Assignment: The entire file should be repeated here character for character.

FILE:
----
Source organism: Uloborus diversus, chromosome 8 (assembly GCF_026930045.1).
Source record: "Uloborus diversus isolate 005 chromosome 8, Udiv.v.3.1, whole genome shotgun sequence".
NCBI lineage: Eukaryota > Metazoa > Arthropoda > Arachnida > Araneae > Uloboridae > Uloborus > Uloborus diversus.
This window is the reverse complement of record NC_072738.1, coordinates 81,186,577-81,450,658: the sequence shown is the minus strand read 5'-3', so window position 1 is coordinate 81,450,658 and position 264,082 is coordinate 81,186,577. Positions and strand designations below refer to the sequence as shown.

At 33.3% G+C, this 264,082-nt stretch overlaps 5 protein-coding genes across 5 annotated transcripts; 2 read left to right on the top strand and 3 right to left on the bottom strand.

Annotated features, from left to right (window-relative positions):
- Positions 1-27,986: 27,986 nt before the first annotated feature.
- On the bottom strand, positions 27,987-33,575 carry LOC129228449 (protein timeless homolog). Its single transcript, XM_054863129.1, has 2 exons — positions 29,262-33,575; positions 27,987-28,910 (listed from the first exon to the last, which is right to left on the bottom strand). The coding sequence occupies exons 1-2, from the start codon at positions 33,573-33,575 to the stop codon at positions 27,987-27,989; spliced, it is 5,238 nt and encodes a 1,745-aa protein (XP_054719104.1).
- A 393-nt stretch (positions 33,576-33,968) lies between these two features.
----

Source organism: Uloborus diversus, chromosome 8 (assembly GCF_026930045.1).
Source record: "Uloborus diversus isolate 005 chromosome 8, Udiv.v.3.1, whole genome shotgun sequence".
NCBI lineage: Eukaryota > Metazoa > Arthropoda > Arachnida > Araneae > Uloboridae > Uloborus > Uloborus diversus.
This window is the reverse complement of record NC_072738.1, coordinates 81,186,577-81,450,658: the sequence shown is the minus strand read 5'-3', so window position 1 is coordinate 81,450,658 and position 264,082 is coordinate 81,186,577. Positions and strand designations below refer to the sequence as shown.

At 33.3% G+C, this 264,082-nt stretch overlaps 5 protein-coding genes across 5 annotated transcripts; 2 read left to right on the top strand and 3 right to left on the bottom strand.

Annotated features, from left to right (window-relative positions):
- Positions 1-27,986: 27,986 nt before the first annotated feature.
- On the bottom strand, positions 27,987-33,575 carry LOC129228449 (protein timeless homolog). Its single transcript, XM_054863129.1, has 2 exons — positions 29,262-33,575; positions 27,987-28,910 (listed from the first exon to the last, which is right to left on the bottom strand). The coding sequence occupies exons 1-2, from the start codon at positions 33,573-33,575 to the stop codon at positions 27,987-27,989; spliced, it is 5,238 nt and encodes a 1,745-aa protein (XP_054719104.1).
- A 393-nt stretch (positions 33,576-33,968) lies between these two features.